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Remembering the father of the White Revolution, Dr Verghese Kurien

By afaqs! news bureau , afaqs!, Mumbai | In Marketing | September 11, 2012
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The man behind Operation Flood or the White Revolution as is popularly known passed away on Sunday.

"Dr Verghese Kurien, a passionate Indian" is how everybody remembers the man. He who is synonymous with the word milk in India, who led the country to become the largest producer of milk and milk products, who formed what is one of the most popular and endearing Indian brands, Amul, succumbed to ailments due to old age in Nadiad, Gujarat on Sunday, September 9. Dr Kurien was 90.

Dr Verghese Kurien

Born on November 26, 1921 in Kerala, Dr Kurien earned a degree in mechanical engineering. Highly decorated by the Government of India and renowned institutions the world over, he is best known to have led the White Revolution in the country with the dairy development cooperative model that is now a part of national history. He also went ahead to build Amul as a highly successful indigenous brand from a little town called Anand in Gujarat.

Dr Kurien today is sorely missed by one and all. The void he leaves behind is next to impossible to fill, agree many. The much popular Amul Girl sheds a tear in remembrance, the Amul family stands united in tribute. afaqs! spoke to a few professionals in the communication and marketing spheres, who have had the opportunity to work with Dr Kurien or have followed his work closely.

A G Krishnamurthy

Prathap Suthan

Abdul Khan

Anand Halve

A G Krishnamurthy, former chairperson and managing director and founder, Mudra and current chairperson, AGK Brand Consult worked with Dr Kurien for nearly a decade.

"I would say Dr Kurien is the second tallest Indian after Mahatma Gandhi. That is the kind of pedestal I put him on. He was a profound and an extremely passionate Indian. He would always tell us how as Indians we are second to none. He taught us to think Indian always. He has had a profound influence on me after Dhirubhai Ambani and I consider Dr Kurien as my guru. Every meeting with him was a lesson for all of us," says Krishnamurthy.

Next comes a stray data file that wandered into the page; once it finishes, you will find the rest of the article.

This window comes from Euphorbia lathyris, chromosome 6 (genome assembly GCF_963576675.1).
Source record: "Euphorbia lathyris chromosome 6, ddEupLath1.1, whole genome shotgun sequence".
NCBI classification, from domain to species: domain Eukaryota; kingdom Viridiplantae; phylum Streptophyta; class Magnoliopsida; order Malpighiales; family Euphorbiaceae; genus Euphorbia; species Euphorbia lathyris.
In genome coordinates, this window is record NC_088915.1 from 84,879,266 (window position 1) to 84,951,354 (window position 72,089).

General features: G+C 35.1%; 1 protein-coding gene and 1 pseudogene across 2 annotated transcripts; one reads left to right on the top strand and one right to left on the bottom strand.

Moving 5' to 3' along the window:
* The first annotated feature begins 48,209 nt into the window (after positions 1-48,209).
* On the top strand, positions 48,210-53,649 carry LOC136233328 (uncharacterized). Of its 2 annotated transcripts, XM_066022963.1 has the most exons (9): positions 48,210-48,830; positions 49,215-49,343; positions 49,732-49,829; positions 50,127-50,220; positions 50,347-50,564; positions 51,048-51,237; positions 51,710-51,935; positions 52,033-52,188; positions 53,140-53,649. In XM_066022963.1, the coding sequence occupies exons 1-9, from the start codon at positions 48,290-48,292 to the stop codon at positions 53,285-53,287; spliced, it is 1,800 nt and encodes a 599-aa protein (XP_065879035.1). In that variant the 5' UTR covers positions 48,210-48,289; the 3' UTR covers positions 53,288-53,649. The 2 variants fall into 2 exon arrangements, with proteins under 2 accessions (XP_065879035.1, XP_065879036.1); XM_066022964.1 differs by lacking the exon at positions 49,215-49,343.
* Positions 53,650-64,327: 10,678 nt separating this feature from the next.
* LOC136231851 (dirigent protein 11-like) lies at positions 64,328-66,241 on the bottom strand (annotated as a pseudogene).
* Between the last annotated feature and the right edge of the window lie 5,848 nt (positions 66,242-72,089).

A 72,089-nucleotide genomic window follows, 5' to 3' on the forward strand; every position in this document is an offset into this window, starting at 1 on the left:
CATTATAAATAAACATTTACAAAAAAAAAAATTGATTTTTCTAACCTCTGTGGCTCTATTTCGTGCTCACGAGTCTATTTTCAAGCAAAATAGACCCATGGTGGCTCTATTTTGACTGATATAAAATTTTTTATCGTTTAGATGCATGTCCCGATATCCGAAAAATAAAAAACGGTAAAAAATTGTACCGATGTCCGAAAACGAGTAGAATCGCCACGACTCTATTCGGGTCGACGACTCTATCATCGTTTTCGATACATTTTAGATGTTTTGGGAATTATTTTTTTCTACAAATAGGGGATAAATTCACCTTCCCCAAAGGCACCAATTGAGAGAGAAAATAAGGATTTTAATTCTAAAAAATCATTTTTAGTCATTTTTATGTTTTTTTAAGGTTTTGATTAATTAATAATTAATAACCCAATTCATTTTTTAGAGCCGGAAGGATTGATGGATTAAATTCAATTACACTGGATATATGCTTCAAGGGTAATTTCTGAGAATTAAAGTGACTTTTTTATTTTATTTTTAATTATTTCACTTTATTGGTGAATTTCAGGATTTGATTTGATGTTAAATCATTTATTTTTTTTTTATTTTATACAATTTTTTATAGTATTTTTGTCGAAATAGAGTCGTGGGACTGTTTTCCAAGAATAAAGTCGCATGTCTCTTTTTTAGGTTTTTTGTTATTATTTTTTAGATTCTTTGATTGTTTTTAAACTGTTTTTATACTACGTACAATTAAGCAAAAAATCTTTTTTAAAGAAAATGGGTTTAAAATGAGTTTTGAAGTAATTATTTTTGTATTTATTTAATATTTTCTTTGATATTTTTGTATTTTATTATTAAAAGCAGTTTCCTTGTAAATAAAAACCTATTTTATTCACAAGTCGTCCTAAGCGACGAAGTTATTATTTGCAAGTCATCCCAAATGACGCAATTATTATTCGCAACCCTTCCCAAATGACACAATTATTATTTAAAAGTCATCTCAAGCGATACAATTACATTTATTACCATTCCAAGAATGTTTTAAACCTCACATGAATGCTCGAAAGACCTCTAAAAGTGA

Prathap Suthan, chief creative officer, Bang in the Middle recalls from his copywriter days at Mudra, Ahmedabad.

"There are few human beings who reach immortal status, and Dr Kurien possibly leads that very tiny band of icons. From almost single-handedly leading a milk-deficient India to making India the world's largest milk producer, Dr Kurien's role is legendary - and even that would be an understatement. Come to think of it, the spinoffs of that transition, and the impact that it has had on children, would truly be the calcium that have strengthened the bones of super power India.

"While I was far too junior in the pecking order to have had the spine to stand up and parry a point of view with Mr Amul himself, the fact that I was a Malayali sort of got me out of his wrath's way. Maybe he sensed my insignificance, and used my moorings as an excuse to make me comfortable. Across the few occasions that I have met him, he has shared interesting stories from his life and his experience, including how his briefcase was stolen twice in Belgium - when he was there to receive the Queen's Award. Of course, every meeting with him was a new lesson," Suthan says.

Prominent marketer and senior vice-president, marketing, Tata Teleservices, Abdul Khan too pays his tribute.

"There are very few people you encounter who change lives completely. Dr Kurien was one of them. His whole attitude of starting and executing the White Revolution is exemplary. Dr Kurien stood for the values he believed in. He stood for the people. The creation of the Amul brand was just a consequence. What Dr Kurien did was change lives," says Khan.

Anand Halve, co-founder, chlorophyll, puts it simply. "The father of the greatest Indian brand ever built - that is Dr Kurien," he says as he adds a little caveat - 'not counting family-named brands'.

Suthan quotes from Oliver Goldsmith's The Village Schoolmaster in tribute. "It was almost like living the last couple of lines from Goldsmith's poem," he says.

'While words of learned length and thund'ring sound
Amazed the gazing rustics rang'd around;
And still they gaz'd and still the wonder grew,
That one small head could carry all he knew.'

To pay tribute, please click here.

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